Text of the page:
Alvin Ing, Star of Broadway’s ‘Flower Drum Song’ and ‘Pacific Overtures,’ Dies at 89

Honolulu-born actor was one of the rare Asian American stars of New York theater

Alvin Ing
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Alvin Ing, an Asian-American actor best known for his leading roles in the Broadway musicals “Flower Drum Song” and “Pacific Overtures,” died Saturday, July 31 at age 89, TheWrap has confirmed.

Although he was fully vaccinated, Ing was first diagnosed with pneumonia in mid-July then confirmed to have COVID-19 a few days later. After two weeks of battling COVID-19, Ing passed away due to cardiac arrest, according to Ing’s representatives.

Born in Honolulu, Hawaii, in 1932, Ing pursued performing arts by studying music education at the University of Hawaii and eventually moved to New York at age 25. He made his Broadway debut in 1976 with his breakout role in the original production of the Stephen Sondheim-John Weidman musical “Pacific Overtures.” In 2004, he reprised his role in “Pacific Overtures” alongside “Awkwafina is Nora From Queens” star BD Wong.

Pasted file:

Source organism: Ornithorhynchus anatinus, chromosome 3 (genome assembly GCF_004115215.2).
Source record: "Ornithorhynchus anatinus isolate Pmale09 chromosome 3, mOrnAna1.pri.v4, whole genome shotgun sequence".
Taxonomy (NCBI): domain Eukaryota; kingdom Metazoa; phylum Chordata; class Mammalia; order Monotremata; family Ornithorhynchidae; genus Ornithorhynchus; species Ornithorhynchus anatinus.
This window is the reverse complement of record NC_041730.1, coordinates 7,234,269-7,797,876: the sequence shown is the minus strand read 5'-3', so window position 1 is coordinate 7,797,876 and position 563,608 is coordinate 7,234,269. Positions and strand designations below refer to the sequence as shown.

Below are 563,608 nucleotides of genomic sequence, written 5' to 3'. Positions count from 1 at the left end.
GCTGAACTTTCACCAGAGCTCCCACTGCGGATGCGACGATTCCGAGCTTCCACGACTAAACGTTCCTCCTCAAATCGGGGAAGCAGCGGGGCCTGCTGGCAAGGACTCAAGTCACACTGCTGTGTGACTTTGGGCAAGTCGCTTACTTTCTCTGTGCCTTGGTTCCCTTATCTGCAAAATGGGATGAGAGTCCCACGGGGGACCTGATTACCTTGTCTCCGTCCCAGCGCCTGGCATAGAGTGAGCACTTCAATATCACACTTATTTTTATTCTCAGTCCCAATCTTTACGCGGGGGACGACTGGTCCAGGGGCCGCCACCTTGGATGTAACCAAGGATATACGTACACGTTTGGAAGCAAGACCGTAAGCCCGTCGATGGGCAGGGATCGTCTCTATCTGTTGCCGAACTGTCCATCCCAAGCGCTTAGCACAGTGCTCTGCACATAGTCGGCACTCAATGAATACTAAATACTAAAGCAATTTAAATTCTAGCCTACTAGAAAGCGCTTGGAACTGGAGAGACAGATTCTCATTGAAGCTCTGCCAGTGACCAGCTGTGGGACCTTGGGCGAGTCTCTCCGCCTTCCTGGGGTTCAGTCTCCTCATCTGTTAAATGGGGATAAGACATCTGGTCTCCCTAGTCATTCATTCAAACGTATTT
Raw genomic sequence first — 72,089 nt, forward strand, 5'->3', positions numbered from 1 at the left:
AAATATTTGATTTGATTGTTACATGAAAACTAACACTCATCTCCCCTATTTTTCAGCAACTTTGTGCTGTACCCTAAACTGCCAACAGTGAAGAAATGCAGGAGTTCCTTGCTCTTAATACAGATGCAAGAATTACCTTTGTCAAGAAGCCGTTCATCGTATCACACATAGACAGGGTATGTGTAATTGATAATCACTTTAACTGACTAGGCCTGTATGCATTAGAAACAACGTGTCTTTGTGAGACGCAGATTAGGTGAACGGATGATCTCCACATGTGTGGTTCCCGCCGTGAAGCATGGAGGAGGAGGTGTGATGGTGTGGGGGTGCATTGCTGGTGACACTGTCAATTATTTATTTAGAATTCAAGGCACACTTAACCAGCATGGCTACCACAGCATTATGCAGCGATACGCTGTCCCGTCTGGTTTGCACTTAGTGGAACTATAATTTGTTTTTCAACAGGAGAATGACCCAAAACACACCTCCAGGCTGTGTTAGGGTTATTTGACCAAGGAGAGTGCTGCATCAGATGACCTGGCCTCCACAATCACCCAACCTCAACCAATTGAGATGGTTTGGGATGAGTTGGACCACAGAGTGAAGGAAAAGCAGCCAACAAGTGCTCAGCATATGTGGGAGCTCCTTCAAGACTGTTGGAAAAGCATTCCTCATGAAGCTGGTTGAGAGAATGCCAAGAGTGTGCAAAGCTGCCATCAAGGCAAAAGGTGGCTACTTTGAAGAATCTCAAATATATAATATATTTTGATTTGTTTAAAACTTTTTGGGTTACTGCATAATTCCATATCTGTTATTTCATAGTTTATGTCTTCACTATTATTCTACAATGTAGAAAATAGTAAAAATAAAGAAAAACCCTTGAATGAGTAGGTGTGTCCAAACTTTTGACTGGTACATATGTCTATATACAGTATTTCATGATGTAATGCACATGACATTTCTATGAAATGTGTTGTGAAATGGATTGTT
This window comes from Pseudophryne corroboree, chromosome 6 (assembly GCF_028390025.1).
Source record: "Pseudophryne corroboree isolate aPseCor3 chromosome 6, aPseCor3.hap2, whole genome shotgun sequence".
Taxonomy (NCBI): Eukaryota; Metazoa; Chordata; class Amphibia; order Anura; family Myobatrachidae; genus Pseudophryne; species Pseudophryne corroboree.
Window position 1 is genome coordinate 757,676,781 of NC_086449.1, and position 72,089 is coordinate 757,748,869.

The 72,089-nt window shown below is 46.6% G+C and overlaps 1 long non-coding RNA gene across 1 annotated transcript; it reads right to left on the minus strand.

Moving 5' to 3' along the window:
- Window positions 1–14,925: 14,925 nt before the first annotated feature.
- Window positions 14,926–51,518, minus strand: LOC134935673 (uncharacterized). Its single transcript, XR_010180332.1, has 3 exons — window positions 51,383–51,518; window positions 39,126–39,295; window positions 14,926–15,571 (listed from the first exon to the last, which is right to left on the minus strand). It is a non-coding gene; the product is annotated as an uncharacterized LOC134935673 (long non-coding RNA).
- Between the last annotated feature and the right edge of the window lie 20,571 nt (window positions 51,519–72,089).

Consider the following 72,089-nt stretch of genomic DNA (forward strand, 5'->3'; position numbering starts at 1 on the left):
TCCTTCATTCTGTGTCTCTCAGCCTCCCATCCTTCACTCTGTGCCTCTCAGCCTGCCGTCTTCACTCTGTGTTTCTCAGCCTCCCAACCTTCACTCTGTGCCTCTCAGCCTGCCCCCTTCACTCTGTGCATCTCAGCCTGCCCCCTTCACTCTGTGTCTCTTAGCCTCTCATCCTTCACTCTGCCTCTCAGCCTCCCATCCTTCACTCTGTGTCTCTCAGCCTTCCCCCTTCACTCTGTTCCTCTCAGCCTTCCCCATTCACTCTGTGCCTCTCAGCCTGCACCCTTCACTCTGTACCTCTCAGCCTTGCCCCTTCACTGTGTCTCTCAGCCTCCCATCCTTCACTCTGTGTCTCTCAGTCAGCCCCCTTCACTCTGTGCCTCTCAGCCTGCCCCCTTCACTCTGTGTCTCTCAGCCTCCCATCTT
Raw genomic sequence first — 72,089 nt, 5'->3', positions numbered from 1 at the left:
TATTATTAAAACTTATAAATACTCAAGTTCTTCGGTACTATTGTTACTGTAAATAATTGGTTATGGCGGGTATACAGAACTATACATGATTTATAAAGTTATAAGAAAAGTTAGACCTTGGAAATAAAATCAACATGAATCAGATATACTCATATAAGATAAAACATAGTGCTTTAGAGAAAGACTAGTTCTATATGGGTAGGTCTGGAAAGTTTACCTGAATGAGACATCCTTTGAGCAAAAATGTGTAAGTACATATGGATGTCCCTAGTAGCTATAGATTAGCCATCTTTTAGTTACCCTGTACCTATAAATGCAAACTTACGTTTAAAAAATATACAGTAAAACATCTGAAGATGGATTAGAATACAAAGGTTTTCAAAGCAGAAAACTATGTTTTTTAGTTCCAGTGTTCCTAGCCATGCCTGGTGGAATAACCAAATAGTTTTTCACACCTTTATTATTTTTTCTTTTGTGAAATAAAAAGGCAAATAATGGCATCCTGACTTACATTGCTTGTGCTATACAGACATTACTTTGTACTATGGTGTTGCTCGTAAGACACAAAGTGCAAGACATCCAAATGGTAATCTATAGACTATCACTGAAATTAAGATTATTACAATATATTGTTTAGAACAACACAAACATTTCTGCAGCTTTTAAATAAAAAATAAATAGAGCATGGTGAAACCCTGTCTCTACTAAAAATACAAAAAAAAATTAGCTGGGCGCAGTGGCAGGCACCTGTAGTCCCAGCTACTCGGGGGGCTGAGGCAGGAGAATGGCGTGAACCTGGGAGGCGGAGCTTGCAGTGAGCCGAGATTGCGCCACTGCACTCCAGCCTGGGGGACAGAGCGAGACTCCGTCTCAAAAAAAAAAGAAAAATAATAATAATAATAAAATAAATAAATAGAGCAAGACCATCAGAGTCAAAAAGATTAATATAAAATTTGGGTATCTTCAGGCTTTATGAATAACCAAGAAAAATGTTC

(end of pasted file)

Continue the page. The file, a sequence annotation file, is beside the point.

Ing also starred in the 2002 Broadway revival of the Rodgers and Hammerstein musical “Flower Drum Song,” performing “My Best Love,” a song that had been left out of the original 1958 production. His stage credits also include roles in the musicals “Two Gentlemen of Verona,” “City of Angels,” “The World of Suzie Wong” and “Sing to the Dawn.”

Ing expanded his career to television and film, appearing in shows including “The Doctors,” “Charlie’s Angels,” “Benson,” “Dallas,” “Agents of S.H.I.E.L.D.” and the 2018 “Hawaii 5-0” reboot. In 2014, he starred alongside Mark Wahlberg and Jessica Lange in “The Gambler” and most recently appeared in “Bad Detectives.”

Ing constantly fought racial discrimination throughout his career and was a fierce advocate for Asian-American performances, participating heavily in the Theater for Asian American Performing Artists in the 1970s and protesting Asian American stereotypes.

During a cabaret performance in 2016, Ing came out as gay at age 84. He explained his decision to reveal this part of his identity in an interview from May 2021, saying “In a way, it was very satisfying, but I really would like to do it for the gay community…Because, number one, I’m old, I’m Asian and I’m gay, so maybe it would be… an inspiration for other people.”


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